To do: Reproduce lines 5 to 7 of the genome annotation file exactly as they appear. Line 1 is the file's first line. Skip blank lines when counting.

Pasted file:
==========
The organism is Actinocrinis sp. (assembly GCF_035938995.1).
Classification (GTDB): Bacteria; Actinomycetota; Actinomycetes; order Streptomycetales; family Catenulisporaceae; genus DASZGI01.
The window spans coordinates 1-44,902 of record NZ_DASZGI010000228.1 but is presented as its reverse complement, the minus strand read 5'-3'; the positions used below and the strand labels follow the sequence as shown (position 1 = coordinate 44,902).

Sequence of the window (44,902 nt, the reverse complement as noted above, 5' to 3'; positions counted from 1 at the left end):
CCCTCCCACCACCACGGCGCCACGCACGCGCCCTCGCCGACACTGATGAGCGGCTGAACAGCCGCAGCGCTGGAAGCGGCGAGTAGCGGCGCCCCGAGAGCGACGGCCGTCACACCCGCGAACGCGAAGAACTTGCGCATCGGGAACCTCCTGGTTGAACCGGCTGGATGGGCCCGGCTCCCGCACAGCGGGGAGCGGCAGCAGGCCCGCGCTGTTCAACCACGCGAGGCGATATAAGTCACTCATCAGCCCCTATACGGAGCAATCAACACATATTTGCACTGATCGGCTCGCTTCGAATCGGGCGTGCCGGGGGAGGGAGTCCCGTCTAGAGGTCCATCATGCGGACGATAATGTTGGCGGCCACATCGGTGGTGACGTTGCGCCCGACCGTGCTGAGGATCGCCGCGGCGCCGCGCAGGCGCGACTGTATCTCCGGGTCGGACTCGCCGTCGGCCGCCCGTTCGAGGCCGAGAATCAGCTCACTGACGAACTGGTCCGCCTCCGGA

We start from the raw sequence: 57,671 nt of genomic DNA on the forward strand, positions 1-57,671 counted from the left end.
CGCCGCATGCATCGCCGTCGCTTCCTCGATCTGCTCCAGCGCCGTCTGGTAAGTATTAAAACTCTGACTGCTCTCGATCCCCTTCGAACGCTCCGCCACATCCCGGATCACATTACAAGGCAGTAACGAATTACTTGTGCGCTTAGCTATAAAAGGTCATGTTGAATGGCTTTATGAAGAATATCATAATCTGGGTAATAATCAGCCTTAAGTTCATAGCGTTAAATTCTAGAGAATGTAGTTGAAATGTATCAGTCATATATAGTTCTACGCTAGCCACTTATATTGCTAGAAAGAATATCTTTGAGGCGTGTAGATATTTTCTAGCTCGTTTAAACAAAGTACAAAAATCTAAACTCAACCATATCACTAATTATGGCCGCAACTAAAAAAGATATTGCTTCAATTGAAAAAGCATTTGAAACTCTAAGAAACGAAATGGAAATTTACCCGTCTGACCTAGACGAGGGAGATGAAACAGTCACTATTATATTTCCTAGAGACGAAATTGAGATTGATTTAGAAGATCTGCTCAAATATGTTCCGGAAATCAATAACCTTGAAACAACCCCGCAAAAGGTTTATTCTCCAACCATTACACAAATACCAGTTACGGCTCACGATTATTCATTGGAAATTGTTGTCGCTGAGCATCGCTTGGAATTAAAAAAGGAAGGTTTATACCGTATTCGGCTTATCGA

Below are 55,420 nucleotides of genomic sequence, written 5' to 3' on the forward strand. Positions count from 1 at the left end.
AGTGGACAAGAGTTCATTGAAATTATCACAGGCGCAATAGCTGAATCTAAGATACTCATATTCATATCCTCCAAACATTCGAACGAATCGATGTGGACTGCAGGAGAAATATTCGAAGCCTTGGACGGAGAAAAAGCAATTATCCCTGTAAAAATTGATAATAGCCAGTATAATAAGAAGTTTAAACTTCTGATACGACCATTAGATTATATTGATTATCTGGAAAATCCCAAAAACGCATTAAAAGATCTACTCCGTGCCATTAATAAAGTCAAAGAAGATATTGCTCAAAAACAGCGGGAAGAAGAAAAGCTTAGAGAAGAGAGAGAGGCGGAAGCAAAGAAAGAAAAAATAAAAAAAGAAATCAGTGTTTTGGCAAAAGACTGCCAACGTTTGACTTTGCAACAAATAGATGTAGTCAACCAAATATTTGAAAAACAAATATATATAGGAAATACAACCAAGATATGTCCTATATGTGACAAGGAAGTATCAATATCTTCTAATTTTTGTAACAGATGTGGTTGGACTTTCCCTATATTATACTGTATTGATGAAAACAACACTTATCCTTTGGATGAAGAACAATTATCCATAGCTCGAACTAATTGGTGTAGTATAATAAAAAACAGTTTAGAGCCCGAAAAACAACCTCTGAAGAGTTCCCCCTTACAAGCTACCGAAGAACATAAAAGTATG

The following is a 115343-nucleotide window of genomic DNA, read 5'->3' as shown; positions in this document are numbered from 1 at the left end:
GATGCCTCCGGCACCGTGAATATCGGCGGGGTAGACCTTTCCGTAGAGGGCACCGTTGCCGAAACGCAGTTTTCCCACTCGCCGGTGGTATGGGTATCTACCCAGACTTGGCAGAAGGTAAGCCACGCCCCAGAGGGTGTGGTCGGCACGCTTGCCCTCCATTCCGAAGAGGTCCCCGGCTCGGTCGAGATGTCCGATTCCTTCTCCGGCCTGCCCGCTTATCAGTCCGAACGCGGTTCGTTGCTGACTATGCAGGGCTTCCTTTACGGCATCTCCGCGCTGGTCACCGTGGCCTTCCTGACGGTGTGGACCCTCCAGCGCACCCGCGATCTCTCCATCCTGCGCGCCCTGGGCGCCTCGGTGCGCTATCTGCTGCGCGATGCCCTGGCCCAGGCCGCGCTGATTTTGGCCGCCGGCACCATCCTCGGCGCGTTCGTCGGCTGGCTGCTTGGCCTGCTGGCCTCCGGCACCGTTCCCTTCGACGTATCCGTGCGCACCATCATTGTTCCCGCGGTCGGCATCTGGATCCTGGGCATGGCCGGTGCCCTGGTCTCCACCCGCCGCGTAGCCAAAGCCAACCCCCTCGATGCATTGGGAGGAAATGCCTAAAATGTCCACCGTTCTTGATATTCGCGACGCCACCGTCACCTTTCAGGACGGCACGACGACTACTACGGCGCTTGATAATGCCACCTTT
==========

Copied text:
CCCTCCCACCACCACGGCGCCACGCACGCGCCCTCGCCGACACTGATGAGCGGCTGAACAGCCGCAGCGCTGGAAGCGGCGAGTAGCGGCGCCCCGAGAGCGACGGCCGTCACACCCGCGAACGCGAAGAACTTGCGCATCGGGAACCTCCTGGTTGAACCGGCTGGATGGGCCCGGCTCCCGCACAGCGGGGAGCGGCAGCAGGCCCGCGCTGTTCAACCACGCGAGGCGATATAAGTCACTCATCAGCCCCTATACGGAGCAATCAACACATATTTGCACTGATCGGCTCGCTTCGAATCGGGCGTGCCGGGGGAGGGAGTCCCGTCTAGAGGTCCATCATGCGGACGATAATGTTGGCGGCCACATCGGTGGTGACGTTGCGCCCGACCGTGCTGAGGATCGCCGCGGCGCCGCGCAGGCGCGACTGTATCTCCGGGTCGGACTCGCCGTCGGCCGCCCGTTCGAGGCCGAGAATCAGCTCACTGACGAACTGGTCCGCCTCCGGA

We start from the raw sequence: 57,671 nt of genomic DNA on the forward strand, positions 1-57,671 counted from the left end.
CGCCGCATGCATCGCCGTCGCTTCCTCGATCTGCTCCAGCGCCGTCTGGTAAGTATTAAAACTCTGACTGCTCTCGATCCCCTTCGAACGCTCCGCCACATCCCGGATCACATTACAAGGCAGTAACGAATTACTTGTGCGCTTAGCTATAAAAGGTCATGTTGAATGGCTTTATGAAGAATATCATAATCTGGGTAATAATCAGCCTTAAGTTCATAGCGTTAAATTCTAGAGAATGTAGTTGAAATGTATCAGTCATATATAGTTCTACGCTAGCCACTTATATTGCTAGAAAGAATATCTTTGAGGCGTGTAGATATTTTCTAGCTCGTTTAAACAAAGTACAAAAATCTAAACTCAACCATATCACTAATTATGGCCGCAACTAAAAAAGATATTGCTTCAATTGAAAAAGCATTTGAAACTCTAAGAAACGAAATGGAAATTTACCCGTCTGACCTAGACGAGGGAGATGAAACAGTCACTATTATATTTCCTAGAGACGAAATTGAGATTGATTTAGAAGATCTGCTCAAATATGTTCCGGAAATCAATAACCTTGAAACAACCCCGCAAAAGGTTTATTCTCCAACCATTACACAAATACCAGTTACGGCTCACGATTATTCATTGGAAATTGTTGTCGCTGAGCATCGCTTGGAATTAAAAAAGGAAGGTTTATACCGTATTCGGCTTATCGA